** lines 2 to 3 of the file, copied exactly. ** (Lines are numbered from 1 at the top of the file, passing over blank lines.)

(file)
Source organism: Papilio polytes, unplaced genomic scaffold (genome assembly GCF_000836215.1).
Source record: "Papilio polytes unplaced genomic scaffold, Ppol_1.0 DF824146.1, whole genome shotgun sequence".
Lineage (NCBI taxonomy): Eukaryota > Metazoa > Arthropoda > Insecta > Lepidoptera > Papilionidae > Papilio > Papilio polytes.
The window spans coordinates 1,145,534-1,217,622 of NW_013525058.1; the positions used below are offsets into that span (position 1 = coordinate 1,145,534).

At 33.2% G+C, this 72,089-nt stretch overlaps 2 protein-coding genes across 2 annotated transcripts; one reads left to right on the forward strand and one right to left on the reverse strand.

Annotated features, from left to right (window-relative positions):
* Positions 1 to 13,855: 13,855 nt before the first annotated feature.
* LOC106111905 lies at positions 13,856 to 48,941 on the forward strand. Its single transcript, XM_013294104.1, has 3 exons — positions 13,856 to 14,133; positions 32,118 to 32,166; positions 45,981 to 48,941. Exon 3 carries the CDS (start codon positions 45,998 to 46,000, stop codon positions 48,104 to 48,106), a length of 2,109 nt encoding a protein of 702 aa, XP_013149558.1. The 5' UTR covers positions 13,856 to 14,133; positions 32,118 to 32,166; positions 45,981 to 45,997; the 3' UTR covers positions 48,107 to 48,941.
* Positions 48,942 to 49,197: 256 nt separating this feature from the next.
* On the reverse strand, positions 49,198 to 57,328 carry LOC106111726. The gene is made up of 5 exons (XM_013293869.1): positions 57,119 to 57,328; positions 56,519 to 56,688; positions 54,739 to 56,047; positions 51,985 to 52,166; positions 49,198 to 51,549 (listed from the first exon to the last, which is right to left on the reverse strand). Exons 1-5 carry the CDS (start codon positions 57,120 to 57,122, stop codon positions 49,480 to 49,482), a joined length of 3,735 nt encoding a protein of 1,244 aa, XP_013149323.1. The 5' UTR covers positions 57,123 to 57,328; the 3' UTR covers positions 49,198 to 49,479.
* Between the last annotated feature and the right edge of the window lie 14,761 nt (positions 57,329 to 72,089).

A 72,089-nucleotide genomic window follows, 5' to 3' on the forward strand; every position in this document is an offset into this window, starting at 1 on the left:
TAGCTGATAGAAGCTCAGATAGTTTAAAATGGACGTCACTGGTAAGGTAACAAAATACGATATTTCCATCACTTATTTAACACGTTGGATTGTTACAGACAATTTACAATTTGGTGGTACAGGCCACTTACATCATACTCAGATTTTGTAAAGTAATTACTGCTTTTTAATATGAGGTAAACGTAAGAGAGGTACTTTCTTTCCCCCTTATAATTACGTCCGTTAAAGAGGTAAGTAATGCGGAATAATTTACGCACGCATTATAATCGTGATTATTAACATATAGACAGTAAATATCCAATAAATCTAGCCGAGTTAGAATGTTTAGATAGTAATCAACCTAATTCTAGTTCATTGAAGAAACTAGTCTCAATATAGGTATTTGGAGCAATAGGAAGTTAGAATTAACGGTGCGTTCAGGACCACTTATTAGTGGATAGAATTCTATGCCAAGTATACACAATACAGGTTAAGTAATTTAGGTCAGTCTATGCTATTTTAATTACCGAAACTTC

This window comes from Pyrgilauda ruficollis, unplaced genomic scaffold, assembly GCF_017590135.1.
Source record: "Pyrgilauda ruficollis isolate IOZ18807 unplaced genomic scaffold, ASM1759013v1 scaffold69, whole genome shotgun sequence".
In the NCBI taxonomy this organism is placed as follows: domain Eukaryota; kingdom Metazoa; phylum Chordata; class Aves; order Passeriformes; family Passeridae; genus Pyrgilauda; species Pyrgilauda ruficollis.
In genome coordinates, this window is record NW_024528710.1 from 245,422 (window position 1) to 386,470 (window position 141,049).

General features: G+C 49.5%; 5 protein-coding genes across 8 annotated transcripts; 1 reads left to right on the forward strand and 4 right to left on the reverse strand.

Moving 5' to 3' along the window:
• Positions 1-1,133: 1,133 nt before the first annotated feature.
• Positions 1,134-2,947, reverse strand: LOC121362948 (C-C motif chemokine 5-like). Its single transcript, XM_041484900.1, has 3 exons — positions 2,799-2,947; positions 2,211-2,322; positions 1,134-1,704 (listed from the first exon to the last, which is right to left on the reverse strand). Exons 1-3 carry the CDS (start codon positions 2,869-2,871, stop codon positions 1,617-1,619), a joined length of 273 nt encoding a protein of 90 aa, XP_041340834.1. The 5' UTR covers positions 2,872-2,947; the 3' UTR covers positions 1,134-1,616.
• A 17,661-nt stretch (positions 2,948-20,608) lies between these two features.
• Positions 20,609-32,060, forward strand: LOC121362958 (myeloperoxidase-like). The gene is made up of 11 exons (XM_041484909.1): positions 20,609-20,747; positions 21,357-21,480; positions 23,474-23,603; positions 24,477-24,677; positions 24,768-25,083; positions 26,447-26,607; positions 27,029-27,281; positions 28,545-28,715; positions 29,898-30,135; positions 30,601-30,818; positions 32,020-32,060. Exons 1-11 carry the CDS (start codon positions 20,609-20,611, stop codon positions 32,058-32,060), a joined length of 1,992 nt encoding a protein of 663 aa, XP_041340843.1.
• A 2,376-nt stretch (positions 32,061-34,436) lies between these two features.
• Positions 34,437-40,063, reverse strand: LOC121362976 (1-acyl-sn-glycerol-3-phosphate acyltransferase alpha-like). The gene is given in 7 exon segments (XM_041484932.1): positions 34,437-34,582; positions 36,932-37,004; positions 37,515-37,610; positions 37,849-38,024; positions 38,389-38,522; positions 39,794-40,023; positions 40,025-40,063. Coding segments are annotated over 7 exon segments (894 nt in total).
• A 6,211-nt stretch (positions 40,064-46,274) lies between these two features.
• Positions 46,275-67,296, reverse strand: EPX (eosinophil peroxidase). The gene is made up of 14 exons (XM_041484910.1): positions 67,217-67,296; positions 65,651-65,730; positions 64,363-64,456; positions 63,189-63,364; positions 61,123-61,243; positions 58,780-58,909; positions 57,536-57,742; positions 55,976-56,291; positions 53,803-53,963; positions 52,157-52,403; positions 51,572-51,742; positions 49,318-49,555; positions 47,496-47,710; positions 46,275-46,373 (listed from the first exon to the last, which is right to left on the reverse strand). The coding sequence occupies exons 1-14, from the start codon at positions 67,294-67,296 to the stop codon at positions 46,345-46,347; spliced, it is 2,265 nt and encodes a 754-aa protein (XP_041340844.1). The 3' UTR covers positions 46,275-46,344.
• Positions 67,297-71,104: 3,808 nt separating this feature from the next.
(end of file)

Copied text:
Source record: "Papilio polytes unplaced genomic scaffold, Ppol_1.0 DF824146.1, whole genome shotgun sequence".
Lineage (NCBI taxonomy): Eukaryota > Metazoa > Arthropoda > Insecta > Lepidoptera > Papilionidae > Papilio > Papilio polytes.